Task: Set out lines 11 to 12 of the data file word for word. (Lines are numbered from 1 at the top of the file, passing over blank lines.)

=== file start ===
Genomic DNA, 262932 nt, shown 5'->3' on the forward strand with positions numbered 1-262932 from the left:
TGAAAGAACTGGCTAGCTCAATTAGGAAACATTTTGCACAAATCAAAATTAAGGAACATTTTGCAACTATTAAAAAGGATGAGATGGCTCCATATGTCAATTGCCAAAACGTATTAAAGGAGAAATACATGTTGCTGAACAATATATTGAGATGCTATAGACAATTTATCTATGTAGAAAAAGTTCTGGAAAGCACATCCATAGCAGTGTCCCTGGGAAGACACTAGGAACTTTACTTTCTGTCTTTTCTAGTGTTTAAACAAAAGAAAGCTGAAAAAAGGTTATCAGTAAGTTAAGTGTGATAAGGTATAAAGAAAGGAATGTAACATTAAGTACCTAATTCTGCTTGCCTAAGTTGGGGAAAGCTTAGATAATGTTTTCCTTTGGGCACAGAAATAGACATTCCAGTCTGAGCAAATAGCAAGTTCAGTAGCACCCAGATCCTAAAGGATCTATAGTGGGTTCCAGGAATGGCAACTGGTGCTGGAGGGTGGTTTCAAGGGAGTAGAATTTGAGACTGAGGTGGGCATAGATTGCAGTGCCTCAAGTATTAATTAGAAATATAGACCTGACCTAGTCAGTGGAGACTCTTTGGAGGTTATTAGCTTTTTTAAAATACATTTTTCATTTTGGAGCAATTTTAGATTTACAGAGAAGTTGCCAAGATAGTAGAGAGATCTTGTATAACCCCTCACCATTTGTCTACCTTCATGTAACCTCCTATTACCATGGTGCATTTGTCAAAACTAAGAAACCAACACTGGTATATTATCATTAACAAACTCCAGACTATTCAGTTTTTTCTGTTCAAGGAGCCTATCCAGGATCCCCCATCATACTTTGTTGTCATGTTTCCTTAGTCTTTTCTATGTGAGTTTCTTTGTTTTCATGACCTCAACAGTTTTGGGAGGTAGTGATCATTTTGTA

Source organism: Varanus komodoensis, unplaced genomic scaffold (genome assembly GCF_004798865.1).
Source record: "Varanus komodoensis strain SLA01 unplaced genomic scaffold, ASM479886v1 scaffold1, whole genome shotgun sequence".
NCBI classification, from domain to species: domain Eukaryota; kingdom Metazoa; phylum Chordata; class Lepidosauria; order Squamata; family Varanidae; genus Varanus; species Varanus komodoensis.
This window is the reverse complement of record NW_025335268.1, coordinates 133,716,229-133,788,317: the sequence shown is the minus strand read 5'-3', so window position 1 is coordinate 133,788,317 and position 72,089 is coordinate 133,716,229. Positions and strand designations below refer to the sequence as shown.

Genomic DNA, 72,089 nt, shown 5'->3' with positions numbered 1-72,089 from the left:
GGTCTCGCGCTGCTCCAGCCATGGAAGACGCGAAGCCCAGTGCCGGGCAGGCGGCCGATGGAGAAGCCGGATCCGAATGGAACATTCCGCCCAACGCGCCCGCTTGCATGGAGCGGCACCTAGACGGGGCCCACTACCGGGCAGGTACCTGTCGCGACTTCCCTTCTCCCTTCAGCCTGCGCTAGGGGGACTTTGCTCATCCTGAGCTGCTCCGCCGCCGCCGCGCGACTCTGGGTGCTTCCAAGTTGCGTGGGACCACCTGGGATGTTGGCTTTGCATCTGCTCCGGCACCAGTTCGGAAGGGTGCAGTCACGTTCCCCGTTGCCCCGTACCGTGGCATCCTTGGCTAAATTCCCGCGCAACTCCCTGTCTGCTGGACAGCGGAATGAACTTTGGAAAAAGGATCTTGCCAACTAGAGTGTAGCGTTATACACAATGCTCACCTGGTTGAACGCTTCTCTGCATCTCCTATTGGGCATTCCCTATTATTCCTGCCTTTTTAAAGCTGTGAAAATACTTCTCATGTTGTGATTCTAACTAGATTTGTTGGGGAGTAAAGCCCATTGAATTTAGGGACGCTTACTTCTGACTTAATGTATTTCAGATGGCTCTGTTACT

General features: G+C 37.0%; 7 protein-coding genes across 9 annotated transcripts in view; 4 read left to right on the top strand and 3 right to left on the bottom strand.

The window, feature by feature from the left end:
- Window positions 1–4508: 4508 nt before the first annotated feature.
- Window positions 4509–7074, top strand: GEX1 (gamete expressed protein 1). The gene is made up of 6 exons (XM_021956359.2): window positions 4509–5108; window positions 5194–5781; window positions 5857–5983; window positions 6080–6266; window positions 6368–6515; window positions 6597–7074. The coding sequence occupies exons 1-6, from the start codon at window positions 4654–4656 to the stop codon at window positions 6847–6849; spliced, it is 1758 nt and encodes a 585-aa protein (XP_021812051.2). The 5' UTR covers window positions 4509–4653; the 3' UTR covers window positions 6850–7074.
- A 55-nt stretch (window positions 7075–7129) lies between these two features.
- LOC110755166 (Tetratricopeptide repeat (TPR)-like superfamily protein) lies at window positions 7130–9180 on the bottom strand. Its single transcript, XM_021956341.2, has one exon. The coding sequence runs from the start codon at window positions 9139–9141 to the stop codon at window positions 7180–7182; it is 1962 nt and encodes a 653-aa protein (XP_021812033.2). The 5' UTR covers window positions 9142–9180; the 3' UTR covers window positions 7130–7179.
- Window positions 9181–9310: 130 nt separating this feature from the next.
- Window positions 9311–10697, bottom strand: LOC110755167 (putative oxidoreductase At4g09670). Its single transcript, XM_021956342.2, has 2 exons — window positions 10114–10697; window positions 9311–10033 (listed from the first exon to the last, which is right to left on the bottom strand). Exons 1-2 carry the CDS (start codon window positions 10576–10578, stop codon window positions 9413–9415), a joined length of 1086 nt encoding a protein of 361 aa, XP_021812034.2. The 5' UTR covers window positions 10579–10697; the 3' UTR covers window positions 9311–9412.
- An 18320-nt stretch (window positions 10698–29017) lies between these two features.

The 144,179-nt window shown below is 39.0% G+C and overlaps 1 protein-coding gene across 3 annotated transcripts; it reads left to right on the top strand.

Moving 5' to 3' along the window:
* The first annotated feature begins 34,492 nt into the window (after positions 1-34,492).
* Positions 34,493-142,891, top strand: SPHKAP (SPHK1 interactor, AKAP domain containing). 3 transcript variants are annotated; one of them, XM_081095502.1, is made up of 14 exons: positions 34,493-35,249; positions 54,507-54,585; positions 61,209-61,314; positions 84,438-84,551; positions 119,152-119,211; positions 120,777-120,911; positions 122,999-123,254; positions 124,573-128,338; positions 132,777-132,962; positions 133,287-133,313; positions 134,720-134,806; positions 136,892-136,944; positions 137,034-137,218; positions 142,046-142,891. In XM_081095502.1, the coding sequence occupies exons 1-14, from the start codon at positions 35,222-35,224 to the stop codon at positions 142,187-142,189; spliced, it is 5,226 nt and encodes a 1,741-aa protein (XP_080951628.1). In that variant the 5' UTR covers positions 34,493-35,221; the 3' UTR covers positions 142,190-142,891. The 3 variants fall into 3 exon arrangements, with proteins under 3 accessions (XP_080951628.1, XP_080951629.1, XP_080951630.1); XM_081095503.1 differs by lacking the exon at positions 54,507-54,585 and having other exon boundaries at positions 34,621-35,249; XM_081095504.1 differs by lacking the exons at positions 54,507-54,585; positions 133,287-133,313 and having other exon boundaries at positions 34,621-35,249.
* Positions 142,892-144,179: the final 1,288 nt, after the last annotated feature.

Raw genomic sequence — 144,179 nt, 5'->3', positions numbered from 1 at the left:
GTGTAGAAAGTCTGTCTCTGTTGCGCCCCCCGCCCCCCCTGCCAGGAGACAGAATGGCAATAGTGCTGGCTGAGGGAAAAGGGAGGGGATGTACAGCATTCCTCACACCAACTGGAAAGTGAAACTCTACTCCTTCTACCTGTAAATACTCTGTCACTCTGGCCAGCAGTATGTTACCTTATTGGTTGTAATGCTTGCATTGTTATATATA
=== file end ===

- Window positions 1–4508: 4508 nt before the first annotated feature.
- Window positions 4509–7074, top strand: GEX1 (gamete expressed protein 1). The gene is made up of 6 exons (XM_021956359.2): window positions 4509–5108; window positions 5194–5781; window positions 5857–5983; window positions 6080–6266; window positions 6368–6515; window positions 6597–7074. The coding sequence occupies exons 1-6, from the start codon at window positions 4654–4656 to the stop codon at window positions 6847–6849; spliced, it is 1758 nt and encodes a 585-aa protein (XP_021812051.2). The 5' UTR covers window positions 4509–4653; the 3' UTR covers window positions 6850–7074.